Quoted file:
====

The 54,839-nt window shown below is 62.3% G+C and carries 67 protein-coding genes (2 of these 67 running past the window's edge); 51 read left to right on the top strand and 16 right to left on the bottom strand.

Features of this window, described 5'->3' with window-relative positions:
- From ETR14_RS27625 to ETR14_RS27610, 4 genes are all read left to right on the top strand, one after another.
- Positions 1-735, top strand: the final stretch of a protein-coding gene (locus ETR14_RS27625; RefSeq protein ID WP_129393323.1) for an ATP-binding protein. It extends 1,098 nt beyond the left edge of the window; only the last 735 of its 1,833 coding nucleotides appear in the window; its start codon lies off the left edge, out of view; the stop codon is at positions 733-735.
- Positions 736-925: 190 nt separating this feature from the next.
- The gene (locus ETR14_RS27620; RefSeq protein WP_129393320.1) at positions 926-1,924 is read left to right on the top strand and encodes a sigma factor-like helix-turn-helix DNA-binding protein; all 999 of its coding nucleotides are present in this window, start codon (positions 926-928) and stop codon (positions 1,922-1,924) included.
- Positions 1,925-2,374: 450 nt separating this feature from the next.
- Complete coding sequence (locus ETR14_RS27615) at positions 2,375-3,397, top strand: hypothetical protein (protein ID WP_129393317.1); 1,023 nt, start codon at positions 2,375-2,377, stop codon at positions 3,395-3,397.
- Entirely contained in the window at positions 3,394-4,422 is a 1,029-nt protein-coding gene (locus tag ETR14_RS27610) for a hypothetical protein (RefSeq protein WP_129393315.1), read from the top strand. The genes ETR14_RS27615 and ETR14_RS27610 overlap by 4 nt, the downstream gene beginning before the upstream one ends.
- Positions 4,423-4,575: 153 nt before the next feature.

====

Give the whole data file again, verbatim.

The 54,839-nt window shown below is 62.3% G+C and carries 67 protein-coding genes (2 of these 67 running past the window's edge); 51 read left to right on the top strand and 16 right to left on the bottom strand.

Features of this window, described 5'->3' with window-relative positions:
- From ETR14_RS27625 to ETR14_RS27610, 4 genes are all read left to right on the top strand, one after another.
- Positions 1-735, top strand: the final stretch of a protein-coding gene (locus ETR14_RS27625; RefSeq protein ID WP_129393323.1) for an ATP-binding protein. It extends 1,098 nt beyond the left edge of the window; only the last 735 of its 1,833 coding nucleotides appear in the window; its start codon lies off the left edge, out of view; the stop codon is at positions 733-735.
- Positions 736-925: 190 nt separating this feature from the next.
- The gene (locus ETR14_RS27620; RefSeq protein WP_129393320.1) at positions 926-1,924 is read left to right on the top strand and encodes a sigma factor-like helix-turn-helix DNA-binding protein; all 999 of its coding nucleotides are present in this window, start codon (positions 926-928) and stop codon (positions 1,922-1,924) included.
- Positions 1,925-2,374: 450 nt separating this feature from the next.
- Complete coding sequence (locus ETR14_RS27615) at positions 2,375-3,397, top strand: hypothetical protein (protein ID WP_129393317.1); 1,023 nt, start codon at positions 2,375-2,377, stop codon at positions 3,395-3,397.
- Entirely contained in the window at positions 3,394-4,422 is a 1,029-nt protein-coding gene (locus tag ETR14_RS27610) for a hypothetical protein (RefSeq protein WP_129393315.1), read from the top strand. The genes ETR14_RS27615 and ETR14_RS27610 overlap by 4 nt, the downstream gene beginning before the upstream one ends.
- Positions 4,423-4,575: 153 nt before the next feature.